The Leveson Inquiry, which began in autumn 2011, published its final report on the 29th November, signalling a shake-up of the media as we know it.
Most people have heard of the inquiry, and its significance for the world of the press and world of celebrity. But what exactly will the implications be for these groups? And what will happen to journalism because of it?
The inquiry was initiated and set up by David Cameron to look at the culture, practice and ethics of the press, after the phone hacking scandal at the News of the World.
In the 1,986 page report, the inquiry recommended as its main point, replacing the industry-led Press Complaints Commission with an independent board. They wished this to have more outsiders in it, to be able to charge higher fines, and also to be backed up by a ‘verifying’ body in order to make sure it is doing its job. Leveson suggested the model of Ofcom, the broadcasting regulator, as an example and possibility for the print media.
The parties have already been in conflict and discussion over what to do about the inquiry, and what measures to implement. Labour has come up with a draft bill with six clauses, including the idea that the Lord Chief Justice will be responsible for checking the regulatory body.
The Conservative Party and David Cameron, have decided to try and encourage the media sort themselves out, however Cameron warned recently that the clock was ticking.
Recently, editors from the major publications in the country met to try and agree on an outcome from the inquiry. They have announced they will accept most of the recommendations it suggested, in favour of this rather than a state-led body to direct them.
But, what will this mean for the press?
Well, firstly, it might initially mean a decline in the tabloid and so-called ‘gossip trade’. Now that everyone knows where their stories come from, perhaps there will be a slump in demand for it. Or perhaps not. To be frank, many people have ignored the suspicious ways of the media for a long time, will this inquiry make a difference?
What the inquiry’s regulations will truly affect is the attitude of journalists. Many have seen their colleagues get put on criminal trial for the scandal. And thus, perhaps will think twice about their own actions within the media.
In terms of more ‘serious’ journalism, the implications could go either way. One possibility is that demand for it will increase as the tabloids decline. However, more likely there will be further restrictions held on this part of journalism. But, as hacking was illegal in the first place, some have questioned the validity of the inquiry and its outcomes.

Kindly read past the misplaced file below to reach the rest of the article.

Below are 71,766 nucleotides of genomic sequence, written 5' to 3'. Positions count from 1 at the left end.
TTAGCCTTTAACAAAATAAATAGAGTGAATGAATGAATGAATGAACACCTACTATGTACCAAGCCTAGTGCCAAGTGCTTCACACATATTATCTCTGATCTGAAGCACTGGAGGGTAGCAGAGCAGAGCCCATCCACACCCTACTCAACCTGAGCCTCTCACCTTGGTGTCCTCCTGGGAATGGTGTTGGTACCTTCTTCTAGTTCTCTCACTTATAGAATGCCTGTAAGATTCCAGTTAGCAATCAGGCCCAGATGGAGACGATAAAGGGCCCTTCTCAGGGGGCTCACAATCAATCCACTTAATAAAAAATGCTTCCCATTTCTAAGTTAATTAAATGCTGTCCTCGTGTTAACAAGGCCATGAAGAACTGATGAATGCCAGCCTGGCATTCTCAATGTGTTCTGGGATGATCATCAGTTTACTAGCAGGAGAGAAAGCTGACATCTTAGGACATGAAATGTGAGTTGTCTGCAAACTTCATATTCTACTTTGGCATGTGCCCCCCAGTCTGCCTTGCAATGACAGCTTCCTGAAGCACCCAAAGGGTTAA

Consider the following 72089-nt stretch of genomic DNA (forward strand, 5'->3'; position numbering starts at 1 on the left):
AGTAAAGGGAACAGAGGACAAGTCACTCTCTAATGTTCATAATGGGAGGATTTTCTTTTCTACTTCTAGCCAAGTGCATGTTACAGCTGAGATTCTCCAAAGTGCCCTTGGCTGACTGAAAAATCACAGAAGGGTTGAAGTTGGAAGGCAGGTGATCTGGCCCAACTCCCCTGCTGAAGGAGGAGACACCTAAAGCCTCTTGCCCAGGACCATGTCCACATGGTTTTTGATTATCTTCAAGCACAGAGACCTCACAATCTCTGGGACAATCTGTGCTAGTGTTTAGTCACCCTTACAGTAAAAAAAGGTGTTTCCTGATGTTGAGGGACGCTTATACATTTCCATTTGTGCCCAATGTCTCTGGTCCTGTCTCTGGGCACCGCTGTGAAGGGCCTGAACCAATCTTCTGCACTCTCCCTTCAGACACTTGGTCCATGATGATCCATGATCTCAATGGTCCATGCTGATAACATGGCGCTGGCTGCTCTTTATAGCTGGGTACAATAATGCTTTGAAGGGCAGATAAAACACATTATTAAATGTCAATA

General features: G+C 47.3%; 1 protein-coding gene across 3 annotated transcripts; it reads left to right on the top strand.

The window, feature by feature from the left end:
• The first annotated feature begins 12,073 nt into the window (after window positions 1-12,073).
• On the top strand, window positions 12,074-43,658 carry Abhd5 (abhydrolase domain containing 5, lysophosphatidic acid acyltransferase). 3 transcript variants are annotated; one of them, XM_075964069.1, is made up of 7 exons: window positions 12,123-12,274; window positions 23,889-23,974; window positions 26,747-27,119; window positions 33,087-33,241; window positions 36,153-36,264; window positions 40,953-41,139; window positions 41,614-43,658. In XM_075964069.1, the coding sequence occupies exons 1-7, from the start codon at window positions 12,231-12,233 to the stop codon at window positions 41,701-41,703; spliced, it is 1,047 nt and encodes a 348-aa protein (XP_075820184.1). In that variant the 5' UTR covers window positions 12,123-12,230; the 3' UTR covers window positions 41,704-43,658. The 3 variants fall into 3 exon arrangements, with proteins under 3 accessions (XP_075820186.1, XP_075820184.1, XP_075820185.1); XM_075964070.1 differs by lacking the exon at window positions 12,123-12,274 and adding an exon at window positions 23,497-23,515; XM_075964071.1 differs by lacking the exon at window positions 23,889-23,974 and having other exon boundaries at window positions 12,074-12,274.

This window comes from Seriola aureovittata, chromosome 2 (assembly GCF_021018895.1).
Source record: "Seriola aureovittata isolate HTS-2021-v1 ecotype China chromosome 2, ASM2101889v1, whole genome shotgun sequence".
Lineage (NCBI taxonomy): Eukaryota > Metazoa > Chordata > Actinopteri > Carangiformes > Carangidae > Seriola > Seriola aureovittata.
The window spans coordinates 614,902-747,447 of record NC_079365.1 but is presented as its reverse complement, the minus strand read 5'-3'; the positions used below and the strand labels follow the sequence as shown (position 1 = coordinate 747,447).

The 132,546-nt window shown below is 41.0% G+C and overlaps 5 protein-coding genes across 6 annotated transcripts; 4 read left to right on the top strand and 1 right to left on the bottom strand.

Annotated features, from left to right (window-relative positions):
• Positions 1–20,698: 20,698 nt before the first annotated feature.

The question is, will investigative journalism be harmed? Lets hope not.
One of the main functions of the media is to hold politicians and those in power to account, and an excellent example of this was in the expenses scandal of 2009, exposed and published by the Telegraph group. This was investigation at its finest, and indeed restrictions on actions such as this should not occur. Freedom of the press is essential, and a luxury we have in the UK, where many other countries do not, and thus why the state must keep its distance from the regulatory body for the media, in order that it can be held to account fairly.
And what about the celebrity culture that drove this hacking scandal in the first place?
Celebrities such as Steve Coogan, Hugh Grant and JK Rowling were involved in the scandal, giving testimonies at the inquiry about their privacy being violated.
However, despite the views of these celebrities, others have a completely different approach. Some in the industry feed off publicity for their careers. They need the attention.
Thus, although there might be a slowing down of the celebrity culture and reporting in the future, ultimately it is unlikely to disappear altogether.
So the question is, what will the overall impact of the inquiry be?
The Leveson Inquiry officially stated that ‘the ideal outcome is a satisfactory independent regulatory body, established by the industry that is able to secure the voluntary support and membership of the entire industry.’ And subsequently, a new regulatory board is almost certainly going to come into existence. But, to be honest, will it look any different, or will it just be another board of bureaucracy?
Perhaps the tabloid and gossip culture will also decline in the short-term, but inevitably it will return when there’s a dry week of news. That’s just how the industry works, right?
The important thing to remember is what do we expect from journalists, and from politicians? Journalism is there in order to inform the public, criticise the government and keep them in check. Politicians are there to represent the public, and to run the country, so to speak. Thus, the two institutions should be separate, but should work together to provide the best service for the public.
Lord Justice Leveson stated that ‘it is not by accident that the Editor’s Code begins with a requirement for accuracy: it is the foundation stone on which journalism depends.’
However, with this fundamental ‘foundation stone’, one also needs freedom of speech and the opportunity to hold the government to account. Only then will the media truly fulfil its duty and role in the country. Let’s hope that Leveson can deliver this once and for all.